Sunday, 21 January 2018

Surviving an earthquake

I thought I understood the impact of an earthquake. My last visit here was three months after the devastating earthquake in 2015 - and I saw for myself the fields of tents in Kathmandu, where families had nothing but a flimsy tarpaulin between them and the monsoon. I saw the crumpled temples in Durbur Square, the sacred Boudnath held up by scaffolding. I met one of my guides, with a brave smile failing to hide his worries about the cracks that made his home uninhabitable for him and his young family. (Many of you will have contributed to help him rebuild it - more of that another time).

But last week, in the middle of celebrations in a school in Thulaswara, a small village in the hills north of Pokhara, I got the glimpse of how shallow my understanding had been. Even now I understand no more than a nanodrop.

For one minute we were asked to stand and remember those who died. There we stood, the might of the snow-capped Himalayas behind us and the sky a deep summer-blue, to remember. That’s where I saw it - etched on the lined faces of the old women, in the old man leaning on his stick, even the children stunned into silence as they remembered the events of that day. And their faces showed, not memories of buildings collapsed into dust and rubble - but fear.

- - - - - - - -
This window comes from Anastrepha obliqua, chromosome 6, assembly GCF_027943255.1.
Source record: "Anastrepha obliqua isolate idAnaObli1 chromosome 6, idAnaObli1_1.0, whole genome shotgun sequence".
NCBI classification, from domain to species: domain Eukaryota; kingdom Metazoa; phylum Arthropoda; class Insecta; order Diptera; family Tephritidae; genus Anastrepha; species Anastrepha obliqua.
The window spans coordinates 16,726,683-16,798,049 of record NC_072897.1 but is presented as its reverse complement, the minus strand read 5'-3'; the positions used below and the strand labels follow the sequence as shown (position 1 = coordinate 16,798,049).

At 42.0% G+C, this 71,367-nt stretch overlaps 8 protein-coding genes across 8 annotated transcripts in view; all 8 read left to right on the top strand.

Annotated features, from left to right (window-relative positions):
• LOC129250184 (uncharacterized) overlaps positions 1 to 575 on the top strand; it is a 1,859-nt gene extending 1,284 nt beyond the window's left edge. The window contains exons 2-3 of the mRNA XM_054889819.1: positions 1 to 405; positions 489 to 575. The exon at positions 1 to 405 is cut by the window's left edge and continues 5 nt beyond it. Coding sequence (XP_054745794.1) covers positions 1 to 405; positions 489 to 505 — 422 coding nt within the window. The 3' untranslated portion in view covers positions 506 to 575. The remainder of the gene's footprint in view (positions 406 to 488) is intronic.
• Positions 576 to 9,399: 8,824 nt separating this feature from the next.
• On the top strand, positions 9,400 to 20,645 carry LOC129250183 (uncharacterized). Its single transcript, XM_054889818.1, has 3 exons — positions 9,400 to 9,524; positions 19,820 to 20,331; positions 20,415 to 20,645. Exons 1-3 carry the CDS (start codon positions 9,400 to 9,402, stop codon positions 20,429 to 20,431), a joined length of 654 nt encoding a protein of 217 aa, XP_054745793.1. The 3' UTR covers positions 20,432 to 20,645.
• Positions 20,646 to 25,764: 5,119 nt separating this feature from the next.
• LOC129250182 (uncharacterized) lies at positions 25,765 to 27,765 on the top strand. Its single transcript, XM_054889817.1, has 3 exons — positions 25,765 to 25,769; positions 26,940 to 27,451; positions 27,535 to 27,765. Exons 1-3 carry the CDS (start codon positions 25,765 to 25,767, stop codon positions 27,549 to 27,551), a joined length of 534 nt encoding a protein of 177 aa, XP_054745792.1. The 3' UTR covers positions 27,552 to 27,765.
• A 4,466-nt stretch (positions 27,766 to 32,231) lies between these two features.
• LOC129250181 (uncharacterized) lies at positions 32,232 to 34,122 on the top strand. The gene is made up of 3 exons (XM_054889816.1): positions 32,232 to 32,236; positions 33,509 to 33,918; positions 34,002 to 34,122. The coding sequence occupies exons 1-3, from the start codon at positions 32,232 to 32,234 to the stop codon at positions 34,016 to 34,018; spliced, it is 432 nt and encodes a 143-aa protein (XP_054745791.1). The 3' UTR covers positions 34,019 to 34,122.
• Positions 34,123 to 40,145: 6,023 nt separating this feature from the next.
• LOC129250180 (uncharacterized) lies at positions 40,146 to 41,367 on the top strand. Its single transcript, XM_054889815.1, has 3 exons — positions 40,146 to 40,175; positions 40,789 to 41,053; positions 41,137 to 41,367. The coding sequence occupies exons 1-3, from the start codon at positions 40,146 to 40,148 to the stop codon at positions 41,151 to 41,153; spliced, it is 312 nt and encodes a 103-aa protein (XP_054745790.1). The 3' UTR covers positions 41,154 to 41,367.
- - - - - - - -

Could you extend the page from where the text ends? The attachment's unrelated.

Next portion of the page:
The very ground beneath their feet is no longer reliable. In a few terrifying minutes they learned that the  foundation on which they build homes and schools and small farms and temples, on which they teach their children to walk, can rumble and heave and reduce their lives to nothing.


Yes, temples and homes still need to be rebuilt. But that feeling, that fear, was stamped on every face, that day, in the sweet January sunshine. And what I noticed, what I felt, is nothing compared with the feelings these brave people live with every day.

Sunday, 14 January 2018

A welcome in Kathmandu

The plan, in coming to Nepal, was to spend some quiet time recuperating from the events of last year. Maybe I should know better than to think life here could be quiet. So much has happened in this first week I can’t condense it into one post, and so I’ll give you snippets, and then more snippets when I get home.